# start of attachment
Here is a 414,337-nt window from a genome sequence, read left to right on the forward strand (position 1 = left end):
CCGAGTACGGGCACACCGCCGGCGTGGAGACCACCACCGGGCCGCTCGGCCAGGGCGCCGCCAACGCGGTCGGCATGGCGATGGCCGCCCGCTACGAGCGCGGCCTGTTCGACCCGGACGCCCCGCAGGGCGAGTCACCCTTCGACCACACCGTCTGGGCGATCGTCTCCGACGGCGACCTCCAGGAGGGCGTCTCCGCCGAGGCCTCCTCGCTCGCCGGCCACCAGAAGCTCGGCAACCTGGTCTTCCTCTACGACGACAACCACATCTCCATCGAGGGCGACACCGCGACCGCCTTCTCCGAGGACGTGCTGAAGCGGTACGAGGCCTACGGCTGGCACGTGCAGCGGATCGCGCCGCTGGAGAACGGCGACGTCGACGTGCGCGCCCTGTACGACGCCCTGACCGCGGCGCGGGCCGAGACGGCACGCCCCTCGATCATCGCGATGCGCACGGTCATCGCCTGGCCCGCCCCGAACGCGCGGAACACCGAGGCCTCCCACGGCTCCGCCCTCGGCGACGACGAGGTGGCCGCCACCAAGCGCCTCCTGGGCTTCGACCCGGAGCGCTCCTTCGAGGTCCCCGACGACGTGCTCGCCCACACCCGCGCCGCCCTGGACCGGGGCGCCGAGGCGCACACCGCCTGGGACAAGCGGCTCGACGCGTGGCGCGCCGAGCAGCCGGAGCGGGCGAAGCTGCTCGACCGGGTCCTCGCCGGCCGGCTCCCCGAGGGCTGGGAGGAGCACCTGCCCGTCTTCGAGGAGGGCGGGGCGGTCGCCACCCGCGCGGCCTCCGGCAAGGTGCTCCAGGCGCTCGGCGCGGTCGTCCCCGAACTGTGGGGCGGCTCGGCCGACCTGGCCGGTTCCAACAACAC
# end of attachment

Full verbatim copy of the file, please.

Here is a 414,337-nt window from a genome sequence, read left to right on the forward strand (position 1 = left end):
CCGAGTACGGGCACACCGCCGGCGTGGAGACCACCACCGGGCCGCTCGGCCAGGGCGCCGCCAACGCGGTCGGCATGGCGATGGCCGCCCGCTACGAGCGCGGCCTGTTCGACCCGGACGCCCCGCAGGGCGAGTCACCCTTCGACCACACCGTCTGGGCGATCGTCTCCGACGGCGACCTCCAGGAGGGCGTCTCCGCCGAGGCCTCCTCGCTCGCCGGCCACCAGAAGCTCGGCAACCTGGTCTTCCTCTACGACGACAACCACATCTCCATCGAGGGCGACACCGCGACCGCCTTCTCCGAGGACGTGCTGAAGCGGTACGAGGCCTACGGCTGGCACGTGCAGCGGATCGCGCCGCTGGAGAACGGCGACGTCGACGTGCGCGCCCTGTACGACGCCCTGACCGCGGCGCGGGCCGAGACGGCACGCCCCTCGATCATCGCGATGCGCACGGTCATCGCCTGGCCCGCCCCGAACGCGCGGAACACCGAGGCCTCCCACGGCTCCGCCCTCGGCGACGACGAGGTGGCCGCCACCAAGCGCCTCCTGGGCTTCGACCCGGAGCGCTCCTTCGAGGTCCCCGACGACGTGCTCGCCCACACCCGCGCCGCCCTGGACCGGGGCGCCGAGGCGCACACCGCCTGGGACAAGCGGCTCGACGCGTGGCGCGCCGAGCAGCCGGAGCGGGCGAAGCTGCTCGACCGGGTCCTCGCCGGCCGGCTCCCCGAGGGCTGGGAGGAGCACCTGCCCGTCTTCGAGGAGGGCGGGGCGGTCGCCACCCGCGCGGCCTCCGGCAAGGTGCTCCAGGCGCTCGGCGCGGTCGTCCCCGAACTGTGGGGCGGCTCGGCCGACCTGGCCGGTTCCAACAACAC